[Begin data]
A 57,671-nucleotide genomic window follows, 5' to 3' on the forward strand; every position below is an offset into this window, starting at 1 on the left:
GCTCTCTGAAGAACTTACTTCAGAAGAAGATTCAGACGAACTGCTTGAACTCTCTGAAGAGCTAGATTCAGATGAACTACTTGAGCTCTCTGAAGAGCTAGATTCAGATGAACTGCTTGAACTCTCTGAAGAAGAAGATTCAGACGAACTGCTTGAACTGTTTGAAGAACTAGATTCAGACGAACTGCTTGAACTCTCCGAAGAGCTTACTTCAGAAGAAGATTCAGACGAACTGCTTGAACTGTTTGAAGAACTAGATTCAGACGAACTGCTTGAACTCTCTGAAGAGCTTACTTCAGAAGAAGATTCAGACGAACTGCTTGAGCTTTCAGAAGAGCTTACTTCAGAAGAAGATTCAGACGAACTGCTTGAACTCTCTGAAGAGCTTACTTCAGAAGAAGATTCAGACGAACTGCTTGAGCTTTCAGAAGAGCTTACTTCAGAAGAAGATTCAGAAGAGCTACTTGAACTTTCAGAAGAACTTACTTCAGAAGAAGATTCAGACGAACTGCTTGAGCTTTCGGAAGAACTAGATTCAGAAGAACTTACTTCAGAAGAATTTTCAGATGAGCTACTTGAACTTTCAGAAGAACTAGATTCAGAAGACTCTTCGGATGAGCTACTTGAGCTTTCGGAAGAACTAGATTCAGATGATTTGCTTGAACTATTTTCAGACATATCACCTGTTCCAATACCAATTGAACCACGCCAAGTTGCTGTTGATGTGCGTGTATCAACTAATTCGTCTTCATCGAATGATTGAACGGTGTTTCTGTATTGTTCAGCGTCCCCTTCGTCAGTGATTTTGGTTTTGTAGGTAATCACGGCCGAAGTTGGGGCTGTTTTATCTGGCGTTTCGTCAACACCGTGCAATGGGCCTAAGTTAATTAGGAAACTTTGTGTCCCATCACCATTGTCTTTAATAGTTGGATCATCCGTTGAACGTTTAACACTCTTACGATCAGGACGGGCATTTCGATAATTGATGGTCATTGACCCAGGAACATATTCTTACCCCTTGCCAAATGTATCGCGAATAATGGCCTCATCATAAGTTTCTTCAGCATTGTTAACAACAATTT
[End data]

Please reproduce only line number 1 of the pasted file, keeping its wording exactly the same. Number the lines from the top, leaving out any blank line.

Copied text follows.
A 57,671-nucleotide genomic window follows, 5' to 3' on the forward strand; every position below is an offset into this window, starting at 1 on the left: